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The Art of Genealogy

Posted on January 2, 2013 at 8:20 PM

In researching my own McGee family history my Uncle Duncan related a family legend passed down by my grandfather, also John McGee. My grandfather was born in the hamlet of Springside in the parish of Dreghorn in Ayrshire in 1893. My grandfather told Duncan that when he was a wee boy an artist came to Springside and he required an old man and a wee boy to pose for a painting that he had been commissioned to do. My grandfather maintains that he was chosen as the wee boy and the painting was called "Ye Maunna Tramp on the Scotch Thristle Laddie!" (Translation: you must not stand upon the Scottish thistle my good young fellow!) I have tried for years to find a trace of this painting, but to no avail. It was probably commissioned by the Paisley based Thistle soap company Isdale & McCallum Ltd, possibly to hang in their boardroom, or more likely as an advertising poster to promote their soap brand. The image of the old man pulling the thistle from the small boy's foot actually pre-dates my grandfather's birth. In fact, it was the brand image for the Thistle Soap Company and they commissioned a large statue of the man and boy for the 1881 Glasgow Exhibition at Kelvingrove. A few years ago it stood in Eglinton Park, Irvine (co-incidentally, near to my grandfather's birthplace) until it was vandalised. Porcelain models of the statue, which used to be placed in Victorian shop windows, still appear infrequently in auction sales today. However, my search for the missing painting continues to this day. I have decided to commission a local Glasgow artist to do a modern retake on the "Scotch Thristle" painting, which will be completed by this summer. If any eagle-eyed reader comes across the original painting please let me know.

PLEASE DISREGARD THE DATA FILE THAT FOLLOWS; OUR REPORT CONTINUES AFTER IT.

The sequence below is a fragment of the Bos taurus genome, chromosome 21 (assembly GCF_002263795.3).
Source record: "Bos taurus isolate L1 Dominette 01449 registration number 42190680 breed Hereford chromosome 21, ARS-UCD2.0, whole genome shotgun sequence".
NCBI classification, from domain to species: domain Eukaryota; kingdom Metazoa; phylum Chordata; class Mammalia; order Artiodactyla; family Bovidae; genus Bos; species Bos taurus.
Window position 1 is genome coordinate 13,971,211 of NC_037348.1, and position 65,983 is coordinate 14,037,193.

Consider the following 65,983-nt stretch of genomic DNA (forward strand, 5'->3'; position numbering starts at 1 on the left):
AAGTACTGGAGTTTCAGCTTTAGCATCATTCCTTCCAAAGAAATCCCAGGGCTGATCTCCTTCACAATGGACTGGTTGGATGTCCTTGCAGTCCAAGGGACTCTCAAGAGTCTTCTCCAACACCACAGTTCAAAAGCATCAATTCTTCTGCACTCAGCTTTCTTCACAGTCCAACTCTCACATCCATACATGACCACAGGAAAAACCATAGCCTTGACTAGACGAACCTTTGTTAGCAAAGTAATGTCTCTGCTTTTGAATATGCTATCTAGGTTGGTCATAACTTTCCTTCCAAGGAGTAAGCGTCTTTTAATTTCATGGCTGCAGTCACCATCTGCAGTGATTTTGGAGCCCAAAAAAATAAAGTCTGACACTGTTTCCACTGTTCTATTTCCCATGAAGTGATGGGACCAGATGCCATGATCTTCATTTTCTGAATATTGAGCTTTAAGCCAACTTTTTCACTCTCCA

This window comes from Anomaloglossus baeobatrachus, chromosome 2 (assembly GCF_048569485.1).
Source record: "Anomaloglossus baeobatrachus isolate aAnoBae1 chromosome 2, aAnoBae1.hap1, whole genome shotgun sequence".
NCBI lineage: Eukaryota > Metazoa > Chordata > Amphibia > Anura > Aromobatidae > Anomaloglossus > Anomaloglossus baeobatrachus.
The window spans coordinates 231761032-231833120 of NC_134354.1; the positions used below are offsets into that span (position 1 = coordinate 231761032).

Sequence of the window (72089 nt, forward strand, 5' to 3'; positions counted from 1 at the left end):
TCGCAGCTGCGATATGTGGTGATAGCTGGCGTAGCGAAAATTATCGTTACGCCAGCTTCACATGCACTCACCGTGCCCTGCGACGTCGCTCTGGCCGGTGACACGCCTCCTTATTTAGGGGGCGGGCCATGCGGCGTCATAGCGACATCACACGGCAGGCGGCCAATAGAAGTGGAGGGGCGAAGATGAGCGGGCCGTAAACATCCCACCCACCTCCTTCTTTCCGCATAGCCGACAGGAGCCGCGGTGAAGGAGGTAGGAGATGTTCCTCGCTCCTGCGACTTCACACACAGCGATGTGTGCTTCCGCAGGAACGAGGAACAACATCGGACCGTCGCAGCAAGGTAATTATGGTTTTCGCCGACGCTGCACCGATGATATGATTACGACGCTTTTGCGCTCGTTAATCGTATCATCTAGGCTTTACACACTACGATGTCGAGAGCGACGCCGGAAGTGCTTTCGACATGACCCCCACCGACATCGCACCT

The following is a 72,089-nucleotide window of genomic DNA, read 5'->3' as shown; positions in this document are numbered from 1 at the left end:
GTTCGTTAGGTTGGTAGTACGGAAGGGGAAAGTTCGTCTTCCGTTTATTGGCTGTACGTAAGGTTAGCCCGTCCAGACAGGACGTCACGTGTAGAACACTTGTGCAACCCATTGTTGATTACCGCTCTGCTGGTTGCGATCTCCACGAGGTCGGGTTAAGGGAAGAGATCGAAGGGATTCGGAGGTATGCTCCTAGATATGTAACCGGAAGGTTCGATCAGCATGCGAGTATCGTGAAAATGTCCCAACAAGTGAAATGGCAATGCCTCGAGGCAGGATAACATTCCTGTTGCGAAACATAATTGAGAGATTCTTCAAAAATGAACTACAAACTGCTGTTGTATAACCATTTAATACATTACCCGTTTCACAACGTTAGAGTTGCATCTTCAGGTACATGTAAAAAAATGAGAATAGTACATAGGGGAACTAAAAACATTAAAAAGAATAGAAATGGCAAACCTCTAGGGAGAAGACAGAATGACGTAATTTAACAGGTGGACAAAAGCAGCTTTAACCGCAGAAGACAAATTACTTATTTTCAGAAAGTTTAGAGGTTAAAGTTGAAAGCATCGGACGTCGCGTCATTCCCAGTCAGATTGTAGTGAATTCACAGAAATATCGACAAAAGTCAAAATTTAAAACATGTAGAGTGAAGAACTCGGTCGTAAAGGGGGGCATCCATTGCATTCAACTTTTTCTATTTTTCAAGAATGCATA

Categories: Genealogy

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Reply chestermac
5:37 AM on April 23, 2013 
There never was a painting of the man and boy. It was a commissioned statue for Isdale and McCallum for the 1888 Glasgow exhibition to launch their new Thistle soap. The boy is my great uncle Alexander Stirling Cross ( 1879 - 1917). It so took the public inaginatiuon that it became the companiy's trademark and numrous models were made, some as adverts and others as ornaments. Maybe your granfather was the model fo the older man - could check the dates of births. My mother saw the statue in a tearoom in Longniddry and enquired and was told the owner was related to the older man. Hope this helps